Victory: Elephant Chained for Years to be Freed from Temple Following Appeals from PETA, Paul McCartney and Pamela Anderson

For Immediate Release:
23 August 2012

Dr Manilal Valliyate; [email protected]
Benazir Suraiya; [email protected]

Government Issues Order to Move Tusker to Safety

Kolhapur – People for the Ethical Treatment of Animals (PETA) India can confirm today that Sunder, a 13-year-old elephant who has been kept chained inside a dark shed at Jyotiba Temple in the Kolhapur district of Maharashtra for seven years, will soon be freed and on his way to a better life. Thanks to an order just issued by Maharashtra Forest Minister Dr Patangrao Shripatrao Kadam, who listened carefully to the evidence of cruelty on Sunder and the public outcry. Sunder is to be moved forthwith from the temple and rehabilitated in a wildlife rescue-and-rehabilitation centre near Bangalore. The move comes as a result of a rigorous three-month campaign led by PETA, in which more than 13,000 people from within India alone took part in PETA’s online petition that called for Sunder’s release. The legendary former Beatle Paul McCartney and Hollywood’s Pamela Anderson also lent their support to the campaign by writing letters to government officials.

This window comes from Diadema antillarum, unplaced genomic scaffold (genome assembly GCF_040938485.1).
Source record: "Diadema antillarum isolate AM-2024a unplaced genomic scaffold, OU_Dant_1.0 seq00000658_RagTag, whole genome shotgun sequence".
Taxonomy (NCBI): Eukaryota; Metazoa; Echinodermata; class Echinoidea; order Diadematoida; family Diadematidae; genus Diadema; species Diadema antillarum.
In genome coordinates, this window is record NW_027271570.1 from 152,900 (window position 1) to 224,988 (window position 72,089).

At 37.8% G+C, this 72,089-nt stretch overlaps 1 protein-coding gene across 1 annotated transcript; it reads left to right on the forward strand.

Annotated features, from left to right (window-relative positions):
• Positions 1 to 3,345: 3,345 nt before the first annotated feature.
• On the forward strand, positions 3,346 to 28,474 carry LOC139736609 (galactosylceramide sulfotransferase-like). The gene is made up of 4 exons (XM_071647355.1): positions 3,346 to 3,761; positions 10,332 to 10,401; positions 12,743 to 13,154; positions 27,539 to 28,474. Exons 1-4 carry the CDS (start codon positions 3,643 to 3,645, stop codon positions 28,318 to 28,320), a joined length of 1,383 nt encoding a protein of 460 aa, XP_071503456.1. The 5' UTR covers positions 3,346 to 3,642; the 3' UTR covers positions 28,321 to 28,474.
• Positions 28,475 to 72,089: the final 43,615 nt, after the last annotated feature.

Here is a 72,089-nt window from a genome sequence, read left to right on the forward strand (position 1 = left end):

Sunder, who had been kept chained by temple authorities since 2005, has a hole in his ear that was caused by an ankus – an iron rod with a hook at the end – in addition to scars all over his body and a severely injured eye that was probably caused by a beating. Two weeks ago, Sunder became violent and uncontrollable in response to the abuse that he has suffered at the hands of his mahout (or handler) and temple authorities, tearing down a pillar and trying to flee his captors. He was subdued and returned to his life in chains.

“The difference between Sunder’s cruel life in chains at the temple and his new journey to freedom, love and care is like night and day”, says PETA India Director of Veterinary Affairs Dr Manilal Valliyate. “Daily walks and mental stimulation are essential to elephants’ mental and physical health. Lack of exercise and years spent standing in one position on hard surfaces amid their own waste often lead to painful and crippling foot ailments and arthritis. We are grateful to the Forest Minister for agreeing to liberate Sunder and let him enjoy things that are natural and important to him for the first time in his life.”

The abuse of Sunder highlights the scandal that is growing over the way elephants used in Indian temples to represent the Hindu god Ganesha are being housed and mistreated. Frequently controlled through beatings and prodded and gouged in sensitive areas behind their knees and ears with an ankus, they often languish without veterinary care for even serious conditions, sustain leg injuries and are fed unsuitable food. Many elephants at Indian temples also show signs of severe psychological distress – such as swaying, head-bobbing and weaving – behaviour not found in healthy elephants in nature. Frustrated captive Indian elephants commonly harm or kill their mahouts or others around them.

A copy of the Maharashtra Forest Minister’s order is available upon request. For more information, please visit